I think tonight's show by The Swell Season
, Glen Hansard and Marketa Irglova of the movie Once
, together with
Thomas "Doveman" Bartlett) was summed up by a story that Glen told about halfway through the set. Glen, who has been making music as a member of The Frames
for nearly twenty years, remarked that for the first time this week he and Marketa have been getting recognized on the streets of New York. He explained that it feels weird to him to be recognized, and he isn't sure whether he likes it or not. When Marketa asked him "Isn't this what you've been working for for so long?" his response was, "I'm not sure." (I'm paraphrasing.)
As a long-time fan of both Glen and the Frames, I have the same mixed emotions about Glen's recent successes. On one hand, I'm thrilled that Glen is finally getting the recognition he deserves in the U.S., and I'm happy to see that, in some cases at least, years and years of hard work does pay off. I can't think of a single musician out there that deserves success more than Glen (and the rest of the Frames.)
On the other hand, when an artist starts to get big, suddenly you have to "share" that artists' music with a lot of other people. Sure, this happens with every band that gets big. However, at 31 (32 tomorrow... arg..) there are very, very few bands that connect with me on an emotional level anymore. When you're a teenager or in your early twenties, most of what fuels you is your emotion, and you grasp onto bands who "define" who you are. (See: Goth, Emo, etc.) When you start to get older, though, you tend to become (or at least I have) a much less emotional person, thinking in more practical terms about life. It's very rare, and very special, when the rare band sneaks through and makes you feel the same thing about music that you felt when you were younger.
This is what Glen and The Frames have done for me over the last few years, and this is why it's difficult to try to reconcile the fact that they're starting to get very popular in the U.S. It's even harder when you realize that most of the people in the audience don't even know who The Frames are. (Only about 20% of the crowd cheered when the band played The Frames' "Star, Star" at the end of the show.) For me at least, it cheapens the emotional connection you have with the band when a large group of new listeners who don't have the same connection with the music start showing up at shows. A good example? The drunk guy in front of me who kept throwing his fists in the air, "RAWK"-style, during the show. (Folks, this was an acoustic, folk-oriented set, not a rock show.) Another example? The various couples throughout the crowd who decided that the show was a good time to start making out. (Despite Glen and Marketa's current relationship bliss, most of the songs they perform are very raw songs about heartsickness and loss.)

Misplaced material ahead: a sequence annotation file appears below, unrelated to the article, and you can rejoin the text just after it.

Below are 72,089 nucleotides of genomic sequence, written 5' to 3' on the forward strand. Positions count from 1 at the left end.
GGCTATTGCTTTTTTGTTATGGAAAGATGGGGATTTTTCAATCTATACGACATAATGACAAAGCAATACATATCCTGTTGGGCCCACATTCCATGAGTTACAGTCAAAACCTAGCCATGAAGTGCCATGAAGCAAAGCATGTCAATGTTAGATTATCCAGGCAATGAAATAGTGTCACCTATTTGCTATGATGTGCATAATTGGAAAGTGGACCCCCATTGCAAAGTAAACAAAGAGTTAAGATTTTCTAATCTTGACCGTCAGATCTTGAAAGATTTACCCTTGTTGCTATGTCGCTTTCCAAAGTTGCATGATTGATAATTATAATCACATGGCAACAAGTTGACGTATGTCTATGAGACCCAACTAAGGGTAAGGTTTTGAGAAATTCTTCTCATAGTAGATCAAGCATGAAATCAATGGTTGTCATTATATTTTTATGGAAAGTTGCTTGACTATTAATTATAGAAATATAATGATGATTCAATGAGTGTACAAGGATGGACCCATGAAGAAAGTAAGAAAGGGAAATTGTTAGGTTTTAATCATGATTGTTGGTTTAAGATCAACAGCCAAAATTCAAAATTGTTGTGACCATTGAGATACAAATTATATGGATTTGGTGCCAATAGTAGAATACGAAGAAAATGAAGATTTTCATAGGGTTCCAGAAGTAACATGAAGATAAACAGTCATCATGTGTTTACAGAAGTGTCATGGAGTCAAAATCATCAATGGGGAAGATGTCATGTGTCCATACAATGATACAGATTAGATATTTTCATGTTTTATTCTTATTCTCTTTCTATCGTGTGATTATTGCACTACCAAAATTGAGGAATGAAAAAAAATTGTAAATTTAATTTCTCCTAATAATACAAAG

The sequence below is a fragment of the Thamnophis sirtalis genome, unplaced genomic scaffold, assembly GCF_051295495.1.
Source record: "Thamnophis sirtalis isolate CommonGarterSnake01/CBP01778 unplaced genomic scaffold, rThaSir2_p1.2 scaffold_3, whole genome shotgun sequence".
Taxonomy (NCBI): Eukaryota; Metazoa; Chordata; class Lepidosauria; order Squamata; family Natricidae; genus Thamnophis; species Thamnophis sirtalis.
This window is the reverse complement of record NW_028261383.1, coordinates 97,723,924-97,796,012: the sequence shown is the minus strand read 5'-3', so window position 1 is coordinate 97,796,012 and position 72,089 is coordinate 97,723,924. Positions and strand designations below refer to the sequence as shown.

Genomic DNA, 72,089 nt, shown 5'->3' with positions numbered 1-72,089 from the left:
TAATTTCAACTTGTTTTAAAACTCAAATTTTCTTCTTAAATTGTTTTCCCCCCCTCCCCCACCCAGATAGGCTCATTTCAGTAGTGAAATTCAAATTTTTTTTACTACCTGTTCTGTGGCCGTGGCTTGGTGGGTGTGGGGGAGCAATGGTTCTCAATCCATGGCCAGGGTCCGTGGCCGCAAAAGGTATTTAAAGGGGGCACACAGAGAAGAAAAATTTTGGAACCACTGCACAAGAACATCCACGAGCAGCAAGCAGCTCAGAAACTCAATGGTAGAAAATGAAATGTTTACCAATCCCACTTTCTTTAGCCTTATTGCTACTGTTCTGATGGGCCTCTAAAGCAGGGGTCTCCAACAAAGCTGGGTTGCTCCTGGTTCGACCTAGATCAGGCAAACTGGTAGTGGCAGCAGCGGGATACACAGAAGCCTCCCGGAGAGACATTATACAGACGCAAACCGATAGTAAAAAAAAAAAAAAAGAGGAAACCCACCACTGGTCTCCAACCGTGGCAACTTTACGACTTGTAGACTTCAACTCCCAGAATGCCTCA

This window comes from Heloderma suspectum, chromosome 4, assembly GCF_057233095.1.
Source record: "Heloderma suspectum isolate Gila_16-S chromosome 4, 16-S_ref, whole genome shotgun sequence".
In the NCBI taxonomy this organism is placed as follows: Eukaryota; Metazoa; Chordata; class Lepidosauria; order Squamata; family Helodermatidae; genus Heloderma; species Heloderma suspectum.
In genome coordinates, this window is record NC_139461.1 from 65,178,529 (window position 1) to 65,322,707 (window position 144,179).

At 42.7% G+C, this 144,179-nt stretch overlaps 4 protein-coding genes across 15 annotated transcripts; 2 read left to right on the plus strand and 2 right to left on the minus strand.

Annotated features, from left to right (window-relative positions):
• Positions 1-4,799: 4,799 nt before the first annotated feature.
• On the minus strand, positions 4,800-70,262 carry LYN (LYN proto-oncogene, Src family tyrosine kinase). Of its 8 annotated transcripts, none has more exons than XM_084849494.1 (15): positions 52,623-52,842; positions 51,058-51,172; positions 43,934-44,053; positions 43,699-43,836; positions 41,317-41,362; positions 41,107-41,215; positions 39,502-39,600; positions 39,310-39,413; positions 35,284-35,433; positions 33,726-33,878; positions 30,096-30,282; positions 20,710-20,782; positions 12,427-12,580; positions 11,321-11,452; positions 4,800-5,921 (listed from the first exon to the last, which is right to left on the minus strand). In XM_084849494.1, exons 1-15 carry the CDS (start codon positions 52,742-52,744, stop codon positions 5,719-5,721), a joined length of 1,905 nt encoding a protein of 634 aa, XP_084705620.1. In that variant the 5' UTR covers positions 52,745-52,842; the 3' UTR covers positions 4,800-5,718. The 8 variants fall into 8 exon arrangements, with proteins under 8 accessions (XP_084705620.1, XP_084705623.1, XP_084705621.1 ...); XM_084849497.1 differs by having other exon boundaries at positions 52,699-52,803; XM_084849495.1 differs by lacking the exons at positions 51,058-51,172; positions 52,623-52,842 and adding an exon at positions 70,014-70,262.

Unfortunately, all of these things were going through my head during the show
, making it hard to concentrate on the music itself. My sense is that Glen himself was struggling with certain of these things during the show too (well, maybe not my particular issues, but his stated discomfort with new popularity), as his performance simply good, but not great. And while it may not be fair to consider that a disappointment, I've come to expect greatness every time I see Glen perform live, and I almost always get it. Tonight, though, felt very much like a "Glen-by-the-numbers" show, without the emotion that has come to define Glen's work.
Two last things. First, no pictures, because for some reason either the band or the venue (the venue blamed the band) requested that cameras not be allowed, and despite that the tickets said nothing about it, they forced people to pay $2 to check their cameras at the coat check.
Second, and more importantly, the opener, Amy LaVere
, took years off my life. Truly, truly abhorrent. She desperately wants to be a bluegrass Norah Jones. Her singing voice might be good (although when she talked I wanted to shoot myself), but her songs were just painfully bad. Sorry, Amy, but it's true.